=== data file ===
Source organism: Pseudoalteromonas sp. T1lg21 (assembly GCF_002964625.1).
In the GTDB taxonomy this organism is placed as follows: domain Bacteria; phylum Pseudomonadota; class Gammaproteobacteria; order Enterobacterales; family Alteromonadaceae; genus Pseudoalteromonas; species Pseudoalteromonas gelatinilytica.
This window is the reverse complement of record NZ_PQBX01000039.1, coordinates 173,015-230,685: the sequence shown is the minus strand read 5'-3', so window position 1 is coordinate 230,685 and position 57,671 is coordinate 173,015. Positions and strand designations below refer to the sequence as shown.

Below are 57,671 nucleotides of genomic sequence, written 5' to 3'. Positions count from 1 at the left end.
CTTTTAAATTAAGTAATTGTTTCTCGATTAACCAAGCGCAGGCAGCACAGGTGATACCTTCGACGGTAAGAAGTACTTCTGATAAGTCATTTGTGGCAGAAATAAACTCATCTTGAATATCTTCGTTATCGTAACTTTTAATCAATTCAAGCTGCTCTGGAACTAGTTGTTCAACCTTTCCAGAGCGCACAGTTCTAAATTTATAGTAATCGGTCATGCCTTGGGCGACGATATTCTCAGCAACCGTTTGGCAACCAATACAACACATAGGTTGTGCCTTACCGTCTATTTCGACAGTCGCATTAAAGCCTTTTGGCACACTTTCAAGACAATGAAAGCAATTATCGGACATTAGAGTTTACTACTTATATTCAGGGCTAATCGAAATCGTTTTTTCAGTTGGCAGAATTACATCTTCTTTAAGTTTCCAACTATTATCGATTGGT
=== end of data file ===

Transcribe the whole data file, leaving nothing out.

Source organism: Pseudoalteromonas sp. T1lg21 (assembly GCF_002964625.1).
In the GTDB taxonomy this organism is placed as follows: domain Bacteria; phylum Pseudomonadota; class Gammaproteobacteria; order Enterobacterales; family Alteromonadaceae; genus Pseudoalteromonas; species Pseudoalteromonas gelatinilytica.
This window is the reverse complement of record NZ_PQBX01000039.1, coordinates 173,015-230,685: the sequence shown is the minus strand read 5'-3', so window position 1 is coordinate 230,685 and position 57,671 is coordinate 173,015. Positions and strand designations below refer to the sequence as shown.

Below are 57,671 nucleotides of genomic sequence, written 5' to 3'. Positions count from 1 at the left end.
CTTTTAAATTAAGTAATTGTTTCTCGATTAACCAAGCGCAGGCAGCACAGGTGATACCTTCGACGGTAAGAAGTACTTCTGATAAGTCATTTGTGGCAGAAATAAACTCATCTTGAATATCTTCGTTATCGTAACTTTTAATCAATTCAAGCTGCTCTGGAACTAGTTGTTCAACCTTTCCAGAGCGCACAGTTCTAAATTTATAGTAATCGGTCATGCCTTGGGCGACGATATTCTCAGCAACCGTTTGGCAACCAATACAACACATAGGTTGTGCCTTACCGTCTATTTCGACAGTCGCATTAAAGCCTTTTGGCACACTTTCAAGACAATGAAAGCAATTATCGGACATTAGAGTTTACTACTTATATTCAGGGCTAATCGAAATCGTTTTTTCAGTTGGCAGAATTACATCTTCTTTAAGTTTCCAACTATTATCGATTGGT